18. I think my photography has plateaued ever since I turned digital. I am looking to getting a medium format analog camera just to protest the bandwagon. And I really honestly think that the digital age has somehow diluted the term photographer. These days, everyone with at least P30,000 can get themselves a digital SLR and claim to be a photographer and take pictures of “grim-faced children” and cups and road signs and post it on their online albums and pass it off as art. Ugh.


  19. I have this honest belief that I am the best travel writer of my generation, and the reason that I have not been writing any travel essays of late is because of my disgust at being on the same page as people who have no style and who pass off brochures for good writing. Good travel-writing should transport the reader, relate an experience, an emotion, and give all those who long for the vicarious, a sense of place, filled with depth and dimension. I am planning to compile my travel and adventure essays in a book and give them out to my literate friends.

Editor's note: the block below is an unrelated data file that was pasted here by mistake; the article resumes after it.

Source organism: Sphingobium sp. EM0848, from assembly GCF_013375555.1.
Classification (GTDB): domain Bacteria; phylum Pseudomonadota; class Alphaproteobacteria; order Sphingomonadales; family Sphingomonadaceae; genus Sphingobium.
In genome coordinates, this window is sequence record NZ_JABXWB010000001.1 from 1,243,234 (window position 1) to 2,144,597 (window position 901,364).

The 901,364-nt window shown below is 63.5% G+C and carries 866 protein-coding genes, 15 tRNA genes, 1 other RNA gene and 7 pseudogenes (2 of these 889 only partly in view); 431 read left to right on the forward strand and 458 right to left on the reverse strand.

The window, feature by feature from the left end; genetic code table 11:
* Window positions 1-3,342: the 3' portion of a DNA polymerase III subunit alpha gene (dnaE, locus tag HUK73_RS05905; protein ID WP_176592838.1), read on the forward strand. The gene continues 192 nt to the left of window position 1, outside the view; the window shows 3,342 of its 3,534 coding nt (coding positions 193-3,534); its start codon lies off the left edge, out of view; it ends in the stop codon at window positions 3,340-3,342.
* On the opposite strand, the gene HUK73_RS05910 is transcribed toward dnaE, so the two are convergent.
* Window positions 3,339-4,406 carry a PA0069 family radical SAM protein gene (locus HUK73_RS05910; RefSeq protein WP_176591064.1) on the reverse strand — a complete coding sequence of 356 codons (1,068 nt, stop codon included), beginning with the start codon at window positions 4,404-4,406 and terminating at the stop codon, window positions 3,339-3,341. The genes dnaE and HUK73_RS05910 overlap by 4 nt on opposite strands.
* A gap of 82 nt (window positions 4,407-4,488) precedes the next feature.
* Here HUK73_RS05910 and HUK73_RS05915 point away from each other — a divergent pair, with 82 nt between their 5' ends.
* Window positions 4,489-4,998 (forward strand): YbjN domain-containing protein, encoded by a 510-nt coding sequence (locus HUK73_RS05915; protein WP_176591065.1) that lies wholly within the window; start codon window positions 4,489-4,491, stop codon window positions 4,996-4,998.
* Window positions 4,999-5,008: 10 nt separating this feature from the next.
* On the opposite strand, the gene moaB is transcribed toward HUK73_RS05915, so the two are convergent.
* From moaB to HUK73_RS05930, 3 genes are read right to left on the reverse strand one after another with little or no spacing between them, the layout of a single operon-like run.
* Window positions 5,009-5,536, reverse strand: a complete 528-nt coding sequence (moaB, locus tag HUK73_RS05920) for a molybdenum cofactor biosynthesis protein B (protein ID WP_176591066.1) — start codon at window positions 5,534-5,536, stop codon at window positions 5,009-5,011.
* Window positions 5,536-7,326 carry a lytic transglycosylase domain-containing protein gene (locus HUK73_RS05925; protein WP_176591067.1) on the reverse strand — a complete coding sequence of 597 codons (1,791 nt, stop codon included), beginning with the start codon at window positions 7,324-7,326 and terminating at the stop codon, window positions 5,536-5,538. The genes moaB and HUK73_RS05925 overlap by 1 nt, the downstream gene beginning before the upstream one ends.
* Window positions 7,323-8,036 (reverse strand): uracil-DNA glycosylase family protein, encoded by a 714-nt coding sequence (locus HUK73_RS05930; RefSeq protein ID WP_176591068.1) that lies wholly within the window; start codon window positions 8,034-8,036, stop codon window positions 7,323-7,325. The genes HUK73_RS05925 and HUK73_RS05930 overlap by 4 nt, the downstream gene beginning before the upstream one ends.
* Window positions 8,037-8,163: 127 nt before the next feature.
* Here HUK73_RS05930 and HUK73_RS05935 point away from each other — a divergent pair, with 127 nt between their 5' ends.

20. Being a man of many interests and I would like to believe, talents, until this day I do not know what to do for the rest of my life. There are still too many things I’d like to do, because I can do them. Right now, I fantasize about becoming a travel host, or a sought-after travel writer like Pico Iyer. Or some high-calibre executive of a not-for-profit organization, probably one dealing with the environment and development.


  21. I am paranoid. I think people are plotting against me. And the signs are everywhere.


  22. I’ve always wanted to travel, but could never afford it. Now, I travel alone as a matter of course. The first time I traveled by myself was when I went to Sagada in November 2003. Then I went to Batanes alone in May 2004. The first time I went out of the country was in 1997, when I studied in Singapore. That was also my first time to board a plane. Turbulence scared my shitless.


  23. I don’t have TV where I live. To entertain myself when I’m alone at home, I read, or write, or look at photos on my MacBook Pro while listening to music. I think the boob tube reduces a person’s intelligence. When I do see a TV set, I’m glued to it with unfailing attention. I might buy a Samsung LCD TV once I’ve saved enough for it.


  24. I have problems with commitment, although I easily fall.


  25. I’m pretty good at solving visual puzzles. I think I have superior spatial intelligence, that I probably will never get lost. I can imagine things in 3-dimension, and I love looking at maps.